A few months back I stirred up a lively discussion on facebook on why I prioritized James Cone over N.T. Wright as a theologian. I STILL feel the same and this is why…
N.T. Wright is a first class biblical scholar, he is brilliant, and I have learned much from his works. However, N.T. Wright lacks the emotional response necessary to bring the full weight of many New Testament texts. Wright dissects and analyzes with historical insight and cultural awareness but he seems to be limited in what he can offer as an exegete. While he probably could be considered semi-postmodern, his approach is one in which he attempts to bring objective reasoning (as much as is humanly possible) to the text through lively and courageous study of the ancient culture and context from which the book he exegetes arrives out of. But this is too removed and distant from the text. I believe the best reading of the text arrives out of the emotional response of the text from those at the bottom. First and foremost, the biblical text is “good news to the poor” and to “the least of these” in society. Education is good and definitely enhances the reading (I am pro education and am finishing up my MDiv this semester.) However, it is a modernist bias to think that a scholarly interpretation trumps the emotional and intuitive response of uneducated and marginalized people.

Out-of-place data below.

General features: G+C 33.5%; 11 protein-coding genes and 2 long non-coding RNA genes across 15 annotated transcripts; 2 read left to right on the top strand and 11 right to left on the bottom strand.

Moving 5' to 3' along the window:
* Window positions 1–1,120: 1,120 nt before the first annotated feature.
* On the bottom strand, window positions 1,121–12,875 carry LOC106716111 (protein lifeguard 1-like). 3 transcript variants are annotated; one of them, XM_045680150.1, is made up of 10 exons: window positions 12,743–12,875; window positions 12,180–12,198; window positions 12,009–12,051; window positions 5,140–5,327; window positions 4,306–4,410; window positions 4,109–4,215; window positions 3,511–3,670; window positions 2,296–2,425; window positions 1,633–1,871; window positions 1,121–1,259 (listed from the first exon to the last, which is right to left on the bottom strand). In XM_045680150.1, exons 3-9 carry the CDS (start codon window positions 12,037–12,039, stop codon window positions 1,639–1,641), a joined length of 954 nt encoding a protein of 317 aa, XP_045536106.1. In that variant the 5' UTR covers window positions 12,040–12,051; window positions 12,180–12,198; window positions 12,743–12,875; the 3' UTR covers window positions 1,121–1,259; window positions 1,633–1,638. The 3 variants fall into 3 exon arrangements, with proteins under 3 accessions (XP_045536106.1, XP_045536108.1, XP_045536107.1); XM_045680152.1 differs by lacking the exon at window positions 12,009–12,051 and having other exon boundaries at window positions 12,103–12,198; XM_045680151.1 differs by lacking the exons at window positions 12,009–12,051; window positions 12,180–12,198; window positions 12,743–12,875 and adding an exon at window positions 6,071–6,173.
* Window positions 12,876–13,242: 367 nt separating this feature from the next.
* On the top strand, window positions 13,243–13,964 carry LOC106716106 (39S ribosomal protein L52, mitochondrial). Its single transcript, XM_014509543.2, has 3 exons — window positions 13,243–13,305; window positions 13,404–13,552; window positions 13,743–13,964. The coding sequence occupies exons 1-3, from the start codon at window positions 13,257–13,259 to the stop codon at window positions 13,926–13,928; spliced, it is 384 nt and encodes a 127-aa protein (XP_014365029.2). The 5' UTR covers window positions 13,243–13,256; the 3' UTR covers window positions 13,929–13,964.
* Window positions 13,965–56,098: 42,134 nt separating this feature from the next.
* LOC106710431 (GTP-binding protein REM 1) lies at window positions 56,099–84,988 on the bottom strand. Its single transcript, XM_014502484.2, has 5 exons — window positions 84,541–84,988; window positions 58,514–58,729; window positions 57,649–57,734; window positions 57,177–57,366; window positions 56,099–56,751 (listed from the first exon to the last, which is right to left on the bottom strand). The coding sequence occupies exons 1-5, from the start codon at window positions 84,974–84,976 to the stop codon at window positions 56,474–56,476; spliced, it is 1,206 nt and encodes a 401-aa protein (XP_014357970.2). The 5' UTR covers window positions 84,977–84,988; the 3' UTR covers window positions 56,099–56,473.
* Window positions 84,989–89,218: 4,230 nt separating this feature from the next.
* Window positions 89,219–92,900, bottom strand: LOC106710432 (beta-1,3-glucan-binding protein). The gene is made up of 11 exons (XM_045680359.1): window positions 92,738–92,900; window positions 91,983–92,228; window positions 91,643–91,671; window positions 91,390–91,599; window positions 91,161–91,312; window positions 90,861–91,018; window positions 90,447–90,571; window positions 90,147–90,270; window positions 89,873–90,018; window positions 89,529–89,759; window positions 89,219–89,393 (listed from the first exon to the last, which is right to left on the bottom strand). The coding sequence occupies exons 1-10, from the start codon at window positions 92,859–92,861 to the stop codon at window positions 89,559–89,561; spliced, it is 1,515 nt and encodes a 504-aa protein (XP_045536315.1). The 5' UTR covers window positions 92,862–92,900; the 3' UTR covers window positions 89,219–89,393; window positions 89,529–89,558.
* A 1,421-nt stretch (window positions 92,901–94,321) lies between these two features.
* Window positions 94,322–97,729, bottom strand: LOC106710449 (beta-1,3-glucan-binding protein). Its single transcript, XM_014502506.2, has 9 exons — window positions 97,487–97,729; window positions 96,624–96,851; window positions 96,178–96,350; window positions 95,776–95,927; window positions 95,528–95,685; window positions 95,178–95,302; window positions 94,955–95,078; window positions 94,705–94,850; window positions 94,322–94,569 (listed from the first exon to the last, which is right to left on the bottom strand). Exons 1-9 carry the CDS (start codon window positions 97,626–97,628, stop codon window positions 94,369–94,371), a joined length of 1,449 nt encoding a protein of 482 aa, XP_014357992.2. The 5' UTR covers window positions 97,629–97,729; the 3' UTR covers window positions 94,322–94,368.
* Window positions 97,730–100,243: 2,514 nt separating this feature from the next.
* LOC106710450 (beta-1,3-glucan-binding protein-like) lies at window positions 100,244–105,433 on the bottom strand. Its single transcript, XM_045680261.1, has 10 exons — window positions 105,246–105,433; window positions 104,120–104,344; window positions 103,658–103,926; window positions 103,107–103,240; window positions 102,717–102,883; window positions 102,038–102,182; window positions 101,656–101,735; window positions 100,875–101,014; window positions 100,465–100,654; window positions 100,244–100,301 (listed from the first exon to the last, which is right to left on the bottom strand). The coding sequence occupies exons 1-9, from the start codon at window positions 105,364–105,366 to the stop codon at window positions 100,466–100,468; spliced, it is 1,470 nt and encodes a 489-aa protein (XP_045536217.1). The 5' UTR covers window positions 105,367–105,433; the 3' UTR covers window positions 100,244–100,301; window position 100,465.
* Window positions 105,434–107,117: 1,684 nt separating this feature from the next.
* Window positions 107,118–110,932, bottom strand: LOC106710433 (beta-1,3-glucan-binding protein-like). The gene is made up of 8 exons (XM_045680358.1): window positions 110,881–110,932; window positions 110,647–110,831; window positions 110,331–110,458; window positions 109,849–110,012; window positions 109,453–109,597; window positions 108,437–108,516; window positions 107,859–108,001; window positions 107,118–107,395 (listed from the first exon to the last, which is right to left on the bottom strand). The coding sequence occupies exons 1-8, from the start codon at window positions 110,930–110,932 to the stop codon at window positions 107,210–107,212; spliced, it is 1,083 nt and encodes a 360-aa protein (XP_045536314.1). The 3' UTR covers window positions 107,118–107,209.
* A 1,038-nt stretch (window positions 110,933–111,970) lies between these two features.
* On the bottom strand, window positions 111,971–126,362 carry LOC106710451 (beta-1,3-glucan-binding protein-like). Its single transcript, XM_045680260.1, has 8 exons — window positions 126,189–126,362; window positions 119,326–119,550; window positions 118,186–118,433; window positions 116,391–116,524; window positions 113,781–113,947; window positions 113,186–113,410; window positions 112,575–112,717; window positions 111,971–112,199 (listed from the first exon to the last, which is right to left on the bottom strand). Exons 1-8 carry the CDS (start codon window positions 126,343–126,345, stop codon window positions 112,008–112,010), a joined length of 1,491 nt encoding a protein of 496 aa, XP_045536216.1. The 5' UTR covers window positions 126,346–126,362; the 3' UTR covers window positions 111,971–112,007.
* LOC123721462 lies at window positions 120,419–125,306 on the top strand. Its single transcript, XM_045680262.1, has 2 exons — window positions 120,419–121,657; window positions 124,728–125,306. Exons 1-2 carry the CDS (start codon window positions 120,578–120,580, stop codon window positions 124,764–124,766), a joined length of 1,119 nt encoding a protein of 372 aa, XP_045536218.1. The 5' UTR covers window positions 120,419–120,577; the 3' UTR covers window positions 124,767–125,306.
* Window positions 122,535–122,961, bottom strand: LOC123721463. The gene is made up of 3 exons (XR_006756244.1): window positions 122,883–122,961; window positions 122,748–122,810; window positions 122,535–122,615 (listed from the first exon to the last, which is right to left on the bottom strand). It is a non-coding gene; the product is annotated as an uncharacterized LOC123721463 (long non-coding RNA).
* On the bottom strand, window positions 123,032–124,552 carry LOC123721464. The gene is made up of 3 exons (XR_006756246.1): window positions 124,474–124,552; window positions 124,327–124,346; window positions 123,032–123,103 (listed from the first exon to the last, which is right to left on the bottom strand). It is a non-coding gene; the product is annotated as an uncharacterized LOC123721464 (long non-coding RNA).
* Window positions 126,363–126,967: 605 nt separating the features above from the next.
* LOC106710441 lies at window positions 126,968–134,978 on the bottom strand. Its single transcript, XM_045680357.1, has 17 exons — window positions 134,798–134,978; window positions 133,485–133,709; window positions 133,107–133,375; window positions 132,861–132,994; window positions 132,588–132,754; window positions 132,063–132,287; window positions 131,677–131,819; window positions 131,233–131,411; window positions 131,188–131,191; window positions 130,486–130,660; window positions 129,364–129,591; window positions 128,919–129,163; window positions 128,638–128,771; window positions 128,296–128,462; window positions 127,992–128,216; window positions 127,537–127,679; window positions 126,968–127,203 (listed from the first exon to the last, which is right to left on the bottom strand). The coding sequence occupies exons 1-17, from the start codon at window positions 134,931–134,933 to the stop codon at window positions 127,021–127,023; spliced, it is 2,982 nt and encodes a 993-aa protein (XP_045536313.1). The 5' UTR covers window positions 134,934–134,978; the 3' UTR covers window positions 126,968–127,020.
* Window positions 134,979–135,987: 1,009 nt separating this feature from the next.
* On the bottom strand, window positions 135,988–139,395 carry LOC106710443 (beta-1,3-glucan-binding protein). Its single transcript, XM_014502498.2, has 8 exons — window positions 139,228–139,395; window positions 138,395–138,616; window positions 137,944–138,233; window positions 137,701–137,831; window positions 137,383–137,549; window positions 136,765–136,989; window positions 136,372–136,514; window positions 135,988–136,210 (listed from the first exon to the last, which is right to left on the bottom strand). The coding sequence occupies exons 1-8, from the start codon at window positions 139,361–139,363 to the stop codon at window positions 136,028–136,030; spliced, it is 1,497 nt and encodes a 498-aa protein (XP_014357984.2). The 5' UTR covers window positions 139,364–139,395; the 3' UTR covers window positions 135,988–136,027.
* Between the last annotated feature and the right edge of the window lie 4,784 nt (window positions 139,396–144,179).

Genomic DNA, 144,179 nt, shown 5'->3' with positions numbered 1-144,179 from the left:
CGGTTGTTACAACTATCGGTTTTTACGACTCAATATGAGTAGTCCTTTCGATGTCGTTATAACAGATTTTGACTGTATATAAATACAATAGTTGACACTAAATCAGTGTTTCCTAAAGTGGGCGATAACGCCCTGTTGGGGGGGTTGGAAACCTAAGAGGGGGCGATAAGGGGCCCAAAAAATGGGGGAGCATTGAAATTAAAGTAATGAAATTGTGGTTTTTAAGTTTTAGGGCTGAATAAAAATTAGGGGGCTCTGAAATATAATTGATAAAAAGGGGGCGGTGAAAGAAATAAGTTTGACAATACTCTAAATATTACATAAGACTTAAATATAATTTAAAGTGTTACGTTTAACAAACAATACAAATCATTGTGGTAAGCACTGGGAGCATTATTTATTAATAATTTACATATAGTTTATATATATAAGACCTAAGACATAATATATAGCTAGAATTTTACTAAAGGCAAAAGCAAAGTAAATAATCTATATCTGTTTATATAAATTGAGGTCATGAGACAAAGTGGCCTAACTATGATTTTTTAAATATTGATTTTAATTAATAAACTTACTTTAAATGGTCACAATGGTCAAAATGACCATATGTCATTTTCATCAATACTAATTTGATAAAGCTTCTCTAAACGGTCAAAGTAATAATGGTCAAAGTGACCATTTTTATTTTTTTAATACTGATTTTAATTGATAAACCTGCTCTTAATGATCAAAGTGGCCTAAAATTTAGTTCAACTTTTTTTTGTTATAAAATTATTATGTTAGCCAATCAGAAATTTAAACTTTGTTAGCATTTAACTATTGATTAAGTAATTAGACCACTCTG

This is where James Cone can teach western scholars much about doing theology. Some fault Cone for his anger and passion that drips of his pages. It is these apparent vices according to dominant society that actually allow Cone to stay true to Jesus’ gospel and message, which is directed first to those at the bottom rungs of this world. He gets it, and unfortunately too often academia does not. Cone is not perfect, and I have some differences in opinions on some theological points, but I believe he is passionate about the things God is passionate about. That is where I believe we all should be moving.
I will continue to read and learn from both Cone and Wright, and will be the better for it. However, I hope that I my own ministry has the intellectual and emotional spirit that Cone offers us. Cone is the most important theologian of the 1900’s in my opinion. Do you agree? Why or why not?